Expedition 50 crew members Peggy Whitson from NASA and Oleg Novitskiy from Roscosmos will assist the spacewalkers. They will help them in and out of their U.S. spacesuits and guide them in and out of the crew airlock.

It will be a busy few weeks after the conclusion of Friday’s upcoming spacewalk. Japan’s “Kounotori” HTV-6 resupply ship will depart at the end of January completing its cargo delivery mission that included the new batteries the spacewalkers have been hooking up. A Russian Progress 64 (64P) cargo craft will undock shortly after the HTV-6 leaves.

New Japanese Gear Installed, New European Experiment Started

Astronauts Thomas Pesquet and Shane Kimbrough
Astronauts Thomas Pesquet and Shane Kimbrough work inside the cupola module to robotically capture the Japanese HTV-6 cargo craft.

External and internal cargo is currently being unloaded from Japan’s sixth H-II Transfer Vehicle (HTV-6) to visit the International Space Station. The Expedition 50 commander also talked to students on Earth today and helped the rest of the crew with space research and orbital lab maintenance.

Commander Shane Kimbrough continued unpacking gear and fresh food delivered in the HTV-6 day. Flight Engineer Peggy Whitson installed a new small satellite deployer delivered on the Japanese resupply ship inside the Kibo lab module. Kimbrough also spent a few minutes during his workday answering questions uplinked live from Nantucket New School students in Massachusetts this morning.

European Space Agency Thomas Pesquet astronaut looked at a new method for water recycling in space called AquaMembrane. Pesquet also joined Kimbrough and Whitson in the afternoon for eye and retina checks as part of the Ocular Health study.

Cosmonauts Sergey Ryzhikov and Andrey Borisenko partnered throughout the day on Russian communication gear maintenance tasks. Veteran cosmonaut and second-time station resident Oleg Novitskiy worked on various science experiments studying how weightlessness affects respiration and the remote control of rovers on another planet from a spacecraft.

Crew Begins Unloading Japanese Cargo Ship

Japan's HTV-6 cargo craft
Japan’s HTV-6 cargo craft is pictured moments before it was grappled by Canada’s 57.7-foot-long robotic arm Tuesday morning.

Robotic officers in Mission Control, Houston maneuvered the Canadarm2 robotic arm overnight to extract a pallet from the newly-arrived Japanese HTV-6 cargo ship containing new batteries for the station’s power supply.  The batteries will replace older batteries on the starboard truss through a series of robotic operations and spacewalks planned through mid-January.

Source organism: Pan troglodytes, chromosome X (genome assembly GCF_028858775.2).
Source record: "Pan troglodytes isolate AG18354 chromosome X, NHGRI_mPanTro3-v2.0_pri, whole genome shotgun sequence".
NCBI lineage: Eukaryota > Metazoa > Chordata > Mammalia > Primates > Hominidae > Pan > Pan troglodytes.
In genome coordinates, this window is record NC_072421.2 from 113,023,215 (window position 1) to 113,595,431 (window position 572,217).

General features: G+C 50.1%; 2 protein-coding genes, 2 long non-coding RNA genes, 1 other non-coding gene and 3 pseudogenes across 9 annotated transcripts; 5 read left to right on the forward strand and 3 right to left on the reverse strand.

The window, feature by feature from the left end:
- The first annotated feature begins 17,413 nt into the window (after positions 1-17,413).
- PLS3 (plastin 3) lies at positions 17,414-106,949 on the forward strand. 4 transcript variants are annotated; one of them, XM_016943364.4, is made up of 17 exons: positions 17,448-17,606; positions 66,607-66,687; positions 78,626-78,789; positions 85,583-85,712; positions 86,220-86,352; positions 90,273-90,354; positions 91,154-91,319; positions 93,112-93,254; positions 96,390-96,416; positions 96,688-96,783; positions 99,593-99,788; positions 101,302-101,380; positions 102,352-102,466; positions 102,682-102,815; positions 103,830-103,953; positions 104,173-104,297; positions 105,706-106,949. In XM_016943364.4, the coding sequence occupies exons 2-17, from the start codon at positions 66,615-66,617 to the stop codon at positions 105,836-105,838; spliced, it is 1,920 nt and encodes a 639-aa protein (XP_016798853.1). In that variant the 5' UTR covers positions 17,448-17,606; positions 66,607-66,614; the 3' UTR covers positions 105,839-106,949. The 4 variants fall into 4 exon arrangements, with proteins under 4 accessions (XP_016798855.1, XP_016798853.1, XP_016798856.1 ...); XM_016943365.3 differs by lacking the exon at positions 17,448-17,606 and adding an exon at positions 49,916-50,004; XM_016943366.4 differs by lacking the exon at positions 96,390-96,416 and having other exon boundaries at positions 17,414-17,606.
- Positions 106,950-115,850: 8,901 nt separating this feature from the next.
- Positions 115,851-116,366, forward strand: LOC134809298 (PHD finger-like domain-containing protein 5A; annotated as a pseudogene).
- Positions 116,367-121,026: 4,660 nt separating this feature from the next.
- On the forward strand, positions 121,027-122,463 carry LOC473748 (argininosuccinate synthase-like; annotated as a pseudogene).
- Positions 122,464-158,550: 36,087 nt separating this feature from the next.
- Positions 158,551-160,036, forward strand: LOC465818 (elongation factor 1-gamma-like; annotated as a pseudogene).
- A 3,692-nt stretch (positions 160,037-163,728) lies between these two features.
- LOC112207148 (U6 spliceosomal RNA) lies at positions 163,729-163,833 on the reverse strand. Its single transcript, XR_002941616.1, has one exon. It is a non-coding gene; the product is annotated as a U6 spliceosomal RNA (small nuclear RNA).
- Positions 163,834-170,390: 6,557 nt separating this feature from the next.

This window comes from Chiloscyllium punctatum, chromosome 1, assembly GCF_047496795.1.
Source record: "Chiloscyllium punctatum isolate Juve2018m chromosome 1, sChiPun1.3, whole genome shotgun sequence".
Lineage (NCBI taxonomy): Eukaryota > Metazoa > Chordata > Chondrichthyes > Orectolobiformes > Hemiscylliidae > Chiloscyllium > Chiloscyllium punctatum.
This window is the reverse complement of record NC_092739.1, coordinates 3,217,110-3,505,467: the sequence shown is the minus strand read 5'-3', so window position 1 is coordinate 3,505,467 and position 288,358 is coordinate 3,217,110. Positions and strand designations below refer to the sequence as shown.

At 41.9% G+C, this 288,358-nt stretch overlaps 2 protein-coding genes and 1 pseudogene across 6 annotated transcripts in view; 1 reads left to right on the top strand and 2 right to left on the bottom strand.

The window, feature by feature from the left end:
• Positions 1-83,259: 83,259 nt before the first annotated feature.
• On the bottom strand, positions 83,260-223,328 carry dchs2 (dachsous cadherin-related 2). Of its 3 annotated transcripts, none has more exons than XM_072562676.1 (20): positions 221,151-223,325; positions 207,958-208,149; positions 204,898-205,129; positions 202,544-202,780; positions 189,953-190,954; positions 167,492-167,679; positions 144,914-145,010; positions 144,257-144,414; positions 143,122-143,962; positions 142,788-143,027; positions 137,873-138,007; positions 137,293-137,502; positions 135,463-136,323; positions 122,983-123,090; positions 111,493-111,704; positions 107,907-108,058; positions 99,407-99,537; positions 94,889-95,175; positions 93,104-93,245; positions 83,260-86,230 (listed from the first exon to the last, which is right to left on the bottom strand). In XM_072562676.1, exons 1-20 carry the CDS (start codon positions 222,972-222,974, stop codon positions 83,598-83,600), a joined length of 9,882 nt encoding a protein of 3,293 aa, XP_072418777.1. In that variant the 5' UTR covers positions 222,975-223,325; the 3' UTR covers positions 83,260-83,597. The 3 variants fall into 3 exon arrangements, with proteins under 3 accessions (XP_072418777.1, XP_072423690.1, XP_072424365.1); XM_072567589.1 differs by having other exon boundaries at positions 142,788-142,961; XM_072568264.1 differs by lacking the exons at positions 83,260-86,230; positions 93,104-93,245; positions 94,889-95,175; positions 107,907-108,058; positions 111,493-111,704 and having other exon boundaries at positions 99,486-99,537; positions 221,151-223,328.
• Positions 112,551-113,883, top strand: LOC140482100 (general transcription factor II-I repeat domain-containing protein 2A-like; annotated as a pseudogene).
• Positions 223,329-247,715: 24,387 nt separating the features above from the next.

The hatch to the HTV-6 resupply vehicle was opened Tuesday just a few hours after it arrived and was installed to the International Space Station. The Expedition 50 crew began unloading supplies from the vehicle shortly afterward.

For more information on previous HTV missions from JAXA to the space station visit:

While cargo transfers were under way the six-member crew also worked on analyzing water samples, installing new science gear, continuing ongoing research and maintaining station systems. The orbital residents also reviewed procedures in the unlikely event of an emergency with the HTV-6 attached to the station.

Commander Shane Kimbrough began work to install a new Japanese experiment that measures space radiation and the exposure risk to astronauts. ESA astronaut Thomas Pesquet explored new technologies to analyze water samples for microbes. NASA astronaut Peggy Whitson researched how astronauts work with touch-based devices and repair sensitive equipment.

Cosmonaut Oleg Novitskiy studied plasma physics then moved onto testing the remote control of rovers on another planet from a spacecraft. Flight Engineer Sergey Ryzhikov gathered radiation detectors for the Matryeshka-Bubble experiment. Veteran cosmonaut Andrey Borisenko worked throughout the station’s Russian segment on maintenance task.


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Japan’s “White Stork” Spacecraft Installed on Station

Dec. 13 Space Station Configuration
Japan’s HTV-6 cargo craft is installed to the Harmony module’s Earth-facing port. There are now four spacecraft parked at the International Space Station, including two Soyuz crew vehicles and one Progress resupply ship. Credit: NASA

Ground controllers successfully installed the Japan Aerospace Exploration Agency (JAXA) Kounotori 6 H-II Transfer Vehicle (HTV-6) to the International Space Station’s Earth-facing port of the Harmony module at 8:57 a.m. EST.